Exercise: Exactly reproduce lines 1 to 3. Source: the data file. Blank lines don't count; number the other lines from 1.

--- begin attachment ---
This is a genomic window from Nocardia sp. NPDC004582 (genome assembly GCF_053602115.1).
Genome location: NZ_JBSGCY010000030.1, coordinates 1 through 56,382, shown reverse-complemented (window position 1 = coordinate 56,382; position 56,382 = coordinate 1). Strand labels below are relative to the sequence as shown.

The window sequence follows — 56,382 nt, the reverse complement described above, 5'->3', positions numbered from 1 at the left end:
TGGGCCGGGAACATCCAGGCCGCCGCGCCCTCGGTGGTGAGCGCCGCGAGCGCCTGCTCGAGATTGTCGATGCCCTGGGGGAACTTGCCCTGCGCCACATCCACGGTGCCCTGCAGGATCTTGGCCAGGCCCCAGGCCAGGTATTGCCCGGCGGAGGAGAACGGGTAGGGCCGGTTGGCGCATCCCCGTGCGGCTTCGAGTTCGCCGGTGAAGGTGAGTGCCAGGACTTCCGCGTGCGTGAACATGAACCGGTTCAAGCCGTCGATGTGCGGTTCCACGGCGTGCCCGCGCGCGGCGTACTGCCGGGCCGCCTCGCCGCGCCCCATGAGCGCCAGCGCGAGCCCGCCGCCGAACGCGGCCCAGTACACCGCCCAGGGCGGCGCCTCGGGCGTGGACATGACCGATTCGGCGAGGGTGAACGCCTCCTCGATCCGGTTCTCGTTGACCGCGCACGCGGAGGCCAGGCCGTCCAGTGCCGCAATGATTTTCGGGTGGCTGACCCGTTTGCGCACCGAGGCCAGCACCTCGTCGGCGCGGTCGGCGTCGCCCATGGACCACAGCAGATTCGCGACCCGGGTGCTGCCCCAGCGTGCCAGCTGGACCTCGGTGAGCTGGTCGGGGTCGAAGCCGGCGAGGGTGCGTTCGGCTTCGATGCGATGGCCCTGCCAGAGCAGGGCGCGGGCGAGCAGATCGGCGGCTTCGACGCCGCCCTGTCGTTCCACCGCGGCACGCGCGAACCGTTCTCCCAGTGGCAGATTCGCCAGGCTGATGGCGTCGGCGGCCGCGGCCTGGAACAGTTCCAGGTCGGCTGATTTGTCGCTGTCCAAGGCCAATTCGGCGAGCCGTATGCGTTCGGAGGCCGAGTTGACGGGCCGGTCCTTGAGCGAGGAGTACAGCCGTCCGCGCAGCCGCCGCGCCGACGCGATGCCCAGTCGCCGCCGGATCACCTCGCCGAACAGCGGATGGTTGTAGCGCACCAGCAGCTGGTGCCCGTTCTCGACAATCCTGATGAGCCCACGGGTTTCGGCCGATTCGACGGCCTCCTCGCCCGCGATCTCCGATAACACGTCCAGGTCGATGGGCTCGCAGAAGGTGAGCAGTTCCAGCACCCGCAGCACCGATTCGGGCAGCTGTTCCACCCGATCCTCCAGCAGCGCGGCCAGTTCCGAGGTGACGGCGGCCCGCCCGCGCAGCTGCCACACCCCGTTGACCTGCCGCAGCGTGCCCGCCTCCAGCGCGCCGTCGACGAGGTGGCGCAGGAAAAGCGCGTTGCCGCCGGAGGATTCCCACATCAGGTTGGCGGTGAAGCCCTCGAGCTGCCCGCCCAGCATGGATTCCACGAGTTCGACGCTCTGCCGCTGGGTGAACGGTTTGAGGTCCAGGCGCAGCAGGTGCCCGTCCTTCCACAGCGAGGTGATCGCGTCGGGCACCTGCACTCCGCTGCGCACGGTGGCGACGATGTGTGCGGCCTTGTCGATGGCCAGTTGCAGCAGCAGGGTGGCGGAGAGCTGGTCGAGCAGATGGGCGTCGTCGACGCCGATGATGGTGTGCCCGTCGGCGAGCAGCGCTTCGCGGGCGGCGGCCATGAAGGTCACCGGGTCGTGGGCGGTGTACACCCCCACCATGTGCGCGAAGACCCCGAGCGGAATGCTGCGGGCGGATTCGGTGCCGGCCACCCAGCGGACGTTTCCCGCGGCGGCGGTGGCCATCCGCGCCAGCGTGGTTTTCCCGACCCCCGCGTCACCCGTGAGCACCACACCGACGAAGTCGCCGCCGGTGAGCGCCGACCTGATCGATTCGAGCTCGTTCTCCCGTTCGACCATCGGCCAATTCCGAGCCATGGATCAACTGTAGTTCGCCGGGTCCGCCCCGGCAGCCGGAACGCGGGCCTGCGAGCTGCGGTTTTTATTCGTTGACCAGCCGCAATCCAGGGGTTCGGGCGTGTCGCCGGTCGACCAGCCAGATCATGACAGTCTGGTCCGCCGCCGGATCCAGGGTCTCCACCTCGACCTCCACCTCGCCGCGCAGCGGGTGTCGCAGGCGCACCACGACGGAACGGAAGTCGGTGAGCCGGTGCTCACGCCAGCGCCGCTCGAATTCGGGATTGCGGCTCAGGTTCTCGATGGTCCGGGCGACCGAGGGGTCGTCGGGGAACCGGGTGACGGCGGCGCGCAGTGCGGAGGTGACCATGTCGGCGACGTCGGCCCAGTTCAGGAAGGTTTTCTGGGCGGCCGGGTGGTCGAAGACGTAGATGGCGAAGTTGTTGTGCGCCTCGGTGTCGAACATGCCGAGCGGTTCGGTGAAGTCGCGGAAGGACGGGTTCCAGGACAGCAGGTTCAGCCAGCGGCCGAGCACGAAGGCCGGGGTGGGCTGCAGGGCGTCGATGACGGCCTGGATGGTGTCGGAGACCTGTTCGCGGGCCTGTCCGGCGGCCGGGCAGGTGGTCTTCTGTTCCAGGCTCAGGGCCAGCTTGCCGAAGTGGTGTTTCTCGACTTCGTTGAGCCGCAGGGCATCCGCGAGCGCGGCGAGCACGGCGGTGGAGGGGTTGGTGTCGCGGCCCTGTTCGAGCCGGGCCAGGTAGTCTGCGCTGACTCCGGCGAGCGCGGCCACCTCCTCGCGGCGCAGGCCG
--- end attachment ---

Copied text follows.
This is a genomic window from Nocardia sp. NPDC004582 (genome assembly GCF_053602115.1).
Genome location: NZ_JBSGCY010000030.1, coordinates 1 through 56,382, shown reverse-complemented (window position 1 = coordinate 56,382; position 56,382 = coordinate 1). Strand labels below are relative to the sequence as shown.

The window sequence follows — 56,382 nt, the reverse complement described above, 5'->3', positions numbered from 1 at the left end: